Child tax credit arrives Dec. 15. What about 2022? Don’t count on it

December 14, 2021
Sharon Bayn (right), 62, of Detroit talks with Congress of Communities parent advocate Cristian Aranda (left) outside Bayn's home on Junction Avenue in the Southwest Detroit neighborhood on Thursday, August 26, 2021. Bayn said she planned to call a number on the handout to figure out how to receive the child tax credit for her 15-year-old grandson that she has custody of.
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One final blast of cash is set to arrive Dec. 15 for roughly 36 million families nationwide — including about 1 million families in Michigan — who are eligible for the advance payment for the child tax credit.

But what happens in January? 

The money will stop unless Congress passes President Joe Biden’s Build Back Better social spending and climate package. And right now, as of mid-December, the economic package is stalled in the Senate. 

It’s possible, some experts say, that families might see another round of direct payments in 2022 but many say it’s unlikely any cash would show up at soon as a month from now.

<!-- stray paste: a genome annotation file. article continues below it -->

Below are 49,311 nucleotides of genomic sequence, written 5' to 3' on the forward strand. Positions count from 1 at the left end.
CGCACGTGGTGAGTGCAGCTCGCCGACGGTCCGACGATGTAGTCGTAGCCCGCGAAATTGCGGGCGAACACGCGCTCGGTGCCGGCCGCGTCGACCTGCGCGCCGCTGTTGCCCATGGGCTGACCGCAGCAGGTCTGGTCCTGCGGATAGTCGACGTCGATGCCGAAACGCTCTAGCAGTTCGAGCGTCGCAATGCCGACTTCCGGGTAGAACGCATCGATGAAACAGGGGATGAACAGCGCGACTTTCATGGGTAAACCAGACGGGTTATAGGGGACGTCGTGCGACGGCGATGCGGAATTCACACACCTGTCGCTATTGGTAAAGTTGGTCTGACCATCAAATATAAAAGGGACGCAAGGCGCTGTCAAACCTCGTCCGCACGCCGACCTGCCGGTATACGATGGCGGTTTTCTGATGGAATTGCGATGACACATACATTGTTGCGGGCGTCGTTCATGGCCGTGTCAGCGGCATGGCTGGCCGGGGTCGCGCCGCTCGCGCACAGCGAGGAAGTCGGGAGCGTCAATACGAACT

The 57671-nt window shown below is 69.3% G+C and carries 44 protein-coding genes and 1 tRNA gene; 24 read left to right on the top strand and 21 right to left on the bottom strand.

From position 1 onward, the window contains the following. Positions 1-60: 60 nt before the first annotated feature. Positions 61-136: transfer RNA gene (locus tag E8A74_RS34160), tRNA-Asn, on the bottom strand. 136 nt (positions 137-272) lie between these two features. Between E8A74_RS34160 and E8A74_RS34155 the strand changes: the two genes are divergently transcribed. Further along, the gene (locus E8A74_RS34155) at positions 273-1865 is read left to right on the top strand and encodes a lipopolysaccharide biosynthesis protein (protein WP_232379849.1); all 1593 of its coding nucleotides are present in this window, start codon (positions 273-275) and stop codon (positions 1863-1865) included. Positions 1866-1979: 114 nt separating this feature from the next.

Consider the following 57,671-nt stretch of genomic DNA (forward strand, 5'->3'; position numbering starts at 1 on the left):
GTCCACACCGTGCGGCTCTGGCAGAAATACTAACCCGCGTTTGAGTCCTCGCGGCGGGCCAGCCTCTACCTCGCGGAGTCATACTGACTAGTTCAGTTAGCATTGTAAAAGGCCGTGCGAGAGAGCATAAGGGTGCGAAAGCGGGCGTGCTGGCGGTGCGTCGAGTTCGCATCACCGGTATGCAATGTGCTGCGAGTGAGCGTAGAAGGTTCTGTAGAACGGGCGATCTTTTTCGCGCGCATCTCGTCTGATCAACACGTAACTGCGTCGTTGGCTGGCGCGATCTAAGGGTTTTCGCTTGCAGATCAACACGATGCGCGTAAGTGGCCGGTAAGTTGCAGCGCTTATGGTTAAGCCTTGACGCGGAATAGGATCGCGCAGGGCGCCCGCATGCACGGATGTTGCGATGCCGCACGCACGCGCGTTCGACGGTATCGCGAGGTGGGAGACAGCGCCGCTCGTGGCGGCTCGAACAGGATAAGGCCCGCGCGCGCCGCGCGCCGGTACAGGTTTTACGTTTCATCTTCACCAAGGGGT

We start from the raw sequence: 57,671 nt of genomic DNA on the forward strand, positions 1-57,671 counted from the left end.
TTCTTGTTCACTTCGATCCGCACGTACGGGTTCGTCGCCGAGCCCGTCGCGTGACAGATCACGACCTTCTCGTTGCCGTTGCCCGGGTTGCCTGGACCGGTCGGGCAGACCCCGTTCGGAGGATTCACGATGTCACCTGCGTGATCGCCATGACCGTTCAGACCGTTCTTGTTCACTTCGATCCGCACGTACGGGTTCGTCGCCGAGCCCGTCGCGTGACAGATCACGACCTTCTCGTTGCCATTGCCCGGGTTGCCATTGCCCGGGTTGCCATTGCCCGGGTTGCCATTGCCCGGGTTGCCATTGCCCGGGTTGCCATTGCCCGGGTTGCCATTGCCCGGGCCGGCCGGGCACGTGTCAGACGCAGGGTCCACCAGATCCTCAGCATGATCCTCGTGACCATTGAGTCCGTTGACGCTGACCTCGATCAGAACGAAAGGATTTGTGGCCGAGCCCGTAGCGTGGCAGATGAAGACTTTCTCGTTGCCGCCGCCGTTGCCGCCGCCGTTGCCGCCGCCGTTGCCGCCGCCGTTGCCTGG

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Don’t bet on January

“As of now, no one should expect a payment on Jan. 15,” said Matt Hetherwick, director of individual tax programs for the nonprofit Accounting Aid Society in Detroit. 

The monthly payments, which began July 15, were limited to  2021 and the last one is set for Dec. 15. 

The changes involving the child tax credit are part of the American Rescue Plan, which was signed into law March 11. The Build Back Better package released Oct. 28 calls for extending the advance monthly payments for one year into 2022.

While the Build Back Better version passed by the House still would extend the advance payments through next year, the bill has not yet passed the Senate. 

And talk has been building that the economic package risks further delays and the debate could drag into 2022. 

Mark Luscombe, principal analyst for Wolters Kluwer Tax & Accounting, agreed that families should not expect any advance payments in mid-January.  

“It is possible that, if Congress does eventually pass the bill with the current advance payment provision still in it, the Jan. 15 payment could be made late once the IRS has the authority from Congress to issue the payment,” Luscombe said.

Best bet: Don’t plan to tap into child tax credit cash to cover next month’s big bills.